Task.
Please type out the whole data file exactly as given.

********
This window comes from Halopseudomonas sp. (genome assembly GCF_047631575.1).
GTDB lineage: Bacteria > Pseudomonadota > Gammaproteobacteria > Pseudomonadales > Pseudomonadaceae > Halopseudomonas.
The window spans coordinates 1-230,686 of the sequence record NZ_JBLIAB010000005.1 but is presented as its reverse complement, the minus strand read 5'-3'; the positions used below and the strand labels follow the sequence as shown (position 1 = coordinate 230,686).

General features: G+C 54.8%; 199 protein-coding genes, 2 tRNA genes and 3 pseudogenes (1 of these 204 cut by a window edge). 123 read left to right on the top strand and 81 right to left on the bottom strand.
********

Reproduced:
This window comes from Halopseudomonas sp. (genome assembly GCF_047631575.1).
GTDB lineage: Bacteria > Pseudomonadota > Gammaproteobacteria > Pseudomonadales > Pseudomonadaceae > Halopseudomonas.
The window spans coordinates 1-230,686 of the sequence record NZ_JBLIAB010000005.1 but is presented as its reverse complement, the minus strand read 5'-3'; the positions used below and the strand labels follow the sequence as shown (position 1 = coordinate 230,686).

General features: G+C 54.8%; 199 protein-coding genes, 2 tRNA genes and 3 pseudogenes (1 of these 204 cut by a window edge). 123 read left to right on the top strand and 81 right to left on the bottom strand.